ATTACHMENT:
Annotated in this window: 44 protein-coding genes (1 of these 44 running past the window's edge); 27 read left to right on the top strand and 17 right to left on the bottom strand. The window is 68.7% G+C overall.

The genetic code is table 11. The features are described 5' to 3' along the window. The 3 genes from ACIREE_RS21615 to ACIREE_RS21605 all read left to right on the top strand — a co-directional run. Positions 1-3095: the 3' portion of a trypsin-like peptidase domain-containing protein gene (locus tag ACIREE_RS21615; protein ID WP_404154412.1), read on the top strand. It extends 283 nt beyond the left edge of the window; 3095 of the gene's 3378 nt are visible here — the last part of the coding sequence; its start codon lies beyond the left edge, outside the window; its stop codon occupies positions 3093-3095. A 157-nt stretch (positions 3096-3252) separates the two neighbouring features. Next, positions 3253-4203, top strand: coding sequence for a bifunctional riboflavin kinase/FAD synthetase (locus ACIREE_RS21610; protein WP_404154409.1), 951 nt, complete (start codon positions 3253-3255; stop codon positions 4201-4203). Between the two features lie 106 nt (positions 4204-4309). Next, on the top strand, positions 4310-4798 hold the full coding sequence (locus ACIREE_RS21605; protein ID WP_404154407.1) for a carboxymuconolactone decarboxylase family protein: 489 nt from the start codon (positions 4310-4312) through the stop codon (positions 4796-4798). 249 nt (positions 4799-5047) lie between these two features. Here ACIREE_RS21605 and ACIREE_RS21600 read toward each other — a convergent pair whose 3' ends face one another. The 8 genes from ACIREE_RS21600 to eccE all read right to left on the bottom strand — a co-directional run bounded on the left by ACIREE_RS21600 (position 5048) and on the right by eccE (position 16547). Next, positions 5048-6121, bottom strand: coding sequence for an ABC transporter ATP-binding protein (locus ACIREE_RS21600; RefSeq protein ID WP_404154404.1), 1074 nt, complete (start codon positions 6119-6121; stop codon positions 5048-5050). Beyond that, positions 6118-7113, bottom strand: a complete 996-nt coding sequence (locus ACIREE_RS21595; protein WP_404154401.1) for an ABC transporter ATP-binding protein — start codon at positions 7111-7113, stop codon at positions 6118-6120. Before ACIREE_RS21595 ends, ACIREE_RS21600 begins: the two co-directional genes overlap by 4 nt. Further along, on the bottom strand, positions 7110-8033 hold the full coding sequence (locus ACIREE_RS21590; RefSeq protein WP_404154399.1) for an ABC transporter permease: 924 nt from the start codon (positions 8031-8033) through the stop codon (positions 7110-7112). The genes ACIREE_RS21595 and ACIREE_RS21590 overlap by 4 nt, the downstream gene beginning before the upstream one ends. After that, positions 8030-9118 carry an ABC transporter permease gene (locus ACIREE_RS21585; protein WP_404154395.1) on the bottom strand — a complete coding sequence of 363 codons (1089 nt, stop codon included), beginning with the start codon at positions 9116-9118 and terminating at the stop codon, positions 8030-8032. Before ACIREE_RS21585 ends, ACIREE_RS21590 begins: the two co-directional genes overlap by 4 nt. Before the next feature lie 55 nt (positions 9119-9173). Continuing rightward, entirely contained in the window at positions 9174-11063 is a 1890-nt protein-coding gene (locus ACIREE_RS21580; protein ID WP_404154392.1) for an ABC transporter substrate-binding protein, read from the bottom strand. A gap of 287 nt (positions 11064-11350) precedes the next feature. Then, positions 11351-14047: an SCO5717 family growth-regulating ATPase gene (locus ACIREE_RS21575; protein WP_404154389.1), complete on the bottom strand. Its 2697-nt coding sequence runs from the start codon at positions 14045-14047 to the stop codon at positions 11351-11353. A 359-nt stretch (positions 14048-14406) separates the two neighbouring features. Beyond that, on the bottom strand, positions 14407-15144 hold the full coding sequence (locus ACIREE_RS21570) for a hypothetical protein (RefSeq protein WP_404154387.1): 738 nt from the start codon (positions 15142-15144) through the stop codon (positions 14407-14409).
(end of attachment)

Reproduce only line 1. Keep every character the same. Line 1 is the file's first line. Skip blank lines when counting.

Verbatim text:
Annotated in this window: 44 protein-coding genes (1 of these 44 running past the window's edge); 27 read left to right on the top strand and 17 right to left on the bottom strand. The window is 68.7% G+C overall.